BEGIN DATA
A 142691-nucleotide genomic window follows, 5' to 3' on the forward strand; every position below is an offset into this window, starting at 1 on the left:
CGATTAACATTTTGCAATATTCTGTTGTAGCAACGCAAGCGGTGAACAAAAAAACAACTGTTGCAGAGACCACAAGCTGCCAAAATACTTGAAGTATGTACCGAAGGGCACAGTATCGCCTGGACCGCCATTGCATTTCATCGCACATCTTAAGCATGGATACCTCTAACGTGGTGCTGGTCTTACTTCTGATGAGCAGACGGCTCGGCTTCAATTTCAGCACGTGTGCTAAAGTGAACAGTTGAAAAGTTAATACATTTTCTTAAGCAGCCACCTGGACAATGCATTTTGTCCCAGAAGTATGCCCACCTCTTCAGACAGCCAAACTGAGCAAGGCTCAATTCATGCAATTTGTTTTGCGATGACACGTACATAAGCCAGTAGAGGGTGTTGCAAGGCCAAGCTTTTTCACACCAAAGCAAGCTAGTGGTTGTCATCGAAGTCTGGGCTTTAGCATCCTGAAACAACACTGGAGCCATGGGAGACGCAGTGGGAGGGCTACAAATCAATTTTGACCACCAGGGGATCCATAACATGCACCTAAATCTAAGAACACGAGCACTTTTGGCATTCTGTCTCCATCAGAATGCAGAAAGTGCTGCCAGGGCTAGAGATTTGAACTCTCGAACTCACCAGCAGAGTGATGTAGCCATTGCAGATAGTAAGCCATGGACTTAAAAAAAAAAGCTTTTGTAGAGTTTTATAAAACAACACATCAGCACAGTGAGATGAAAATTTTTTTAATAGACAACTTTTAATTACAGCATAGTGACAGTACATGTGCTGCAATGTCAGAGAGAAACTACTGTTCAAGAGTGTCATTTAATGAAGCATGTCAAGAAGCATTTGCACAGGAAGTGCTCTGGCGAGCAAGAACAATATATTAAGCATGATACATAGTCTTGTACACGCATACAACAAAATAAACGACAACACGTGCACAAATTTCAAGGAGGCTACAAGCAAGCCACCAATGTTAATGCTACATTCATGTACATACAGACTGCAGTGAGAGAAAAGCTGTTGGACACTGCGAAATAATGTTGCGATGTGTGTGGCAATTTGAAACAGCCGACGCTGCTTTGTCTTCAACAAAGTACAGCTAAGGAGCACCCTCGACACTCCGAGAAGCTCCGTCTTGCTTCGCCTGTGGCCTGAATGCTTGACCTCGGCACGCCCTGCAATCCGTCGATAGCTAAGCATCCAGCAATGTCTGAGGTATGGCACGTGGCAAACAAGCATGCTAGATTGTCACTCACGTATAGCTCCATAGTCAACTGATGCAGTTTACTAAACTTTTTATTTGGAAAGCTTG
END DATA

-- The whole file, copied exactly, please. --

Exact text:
A 142691-nucleotide genomic window follows, 5' to 3' on the forward strand; every position below is an offset into this window, starting at 1 on the left:
CGATTAACATTTTGCAATATTCTGTTGTAGCAACGCAAGCGGTGAACAAAAAAACAACTGTTGCAGAGACCACAAGCTGCCAAAATACTTGAAGTATGTACCGAAGGGCACAGTATCGCCTGGACCGCCATTGCATTTCATCGCACATCTTAAGCATGGATACCTCTAACGTGGTGCTGGTCTTACTTCTGATGAGCAGACGGCTCGGCTTCAATTTCAGCACGTGTGCTAAAGTGAACAGTTGAAAAGTTAATACATTTTCTTAAGCAGCCACCTGGACAATGCATTTTGTCCCAGAAGTATGCCCACCTCTTCAGACAGCCAAACTGAGCAAGGCTCAATTCATGCAATTTGTTTTGCGATGACACGTACATAAGCCAGTAGAGGGTGTTGCAAGGCCAAGCTTTTTCACACCAAAGCAAGCTAGTGGTTGTCATCGAAGTCTGGGCTTTAGCATCCTGAAACAACACTGGAGCCATGGGAGACGCAGTGGGAGGGCTACAAATCAATTTTGACCACCAGGGGATCCATAACATGCACCTAAATCTAAGAACACGAGCACTTTTGGCATTCTGTCTCCATCAGAATGCAGAAAGTGCTGCCAGGGCTAGAGATTTGAACTCTCGAACTCACCAGCAGAGTGATGTAGCCATTGCAGATAGTAAGCCATGGACTTAAAAAAAAAAGCTTTTGTAGAGTTTTATAAAACAACACATCAGCACAGTGAGATGAAAATTTTTTTAATAGACAACTTTTAATTACAGCATAGTGACAGTACATGTGCTGCAATGTCAGAGAGAAACTACTGTTCAAGAGTGTCATTTAATGAAGCATGTCAAGAAGCATTTGCACAGGAAGTGCTCTGGCGAGCAAGAACAATATATTAAGCATGATACATAGTCTTGTACACGCATACAACAAAATAAACGACAACACGTGCACAAATTTCAAGGAGGCTACAAGCAAGCCACCAATGTTAATGCTACATTCATGTACATACAGACTGCAGTGAGAGAAAAGCTGTTGGACACTGCGAAATAATGTTGCGATGTGTGTGGCAATTTGAAACAGCCGACGCTGCTTTGTCTTCAACAAAGTACAGCTAAGGAGCACCCTCGACACTCCGAGAAGCTCCGTCTTGCTTCGCCTGTGGCCTGAATGCTTGACCTCGGCACGCCCTGCAATCCGTCGATAGCTAAGCATCCAGCAATGTCTGAGGTATGGCACGTGGCAAACAAGCATGCTAGATTGTCACTCACGTATAGCTCCATAGTCAACTGATGCAGTTTACTAAACTTTTTATTTGGAAAGCTTG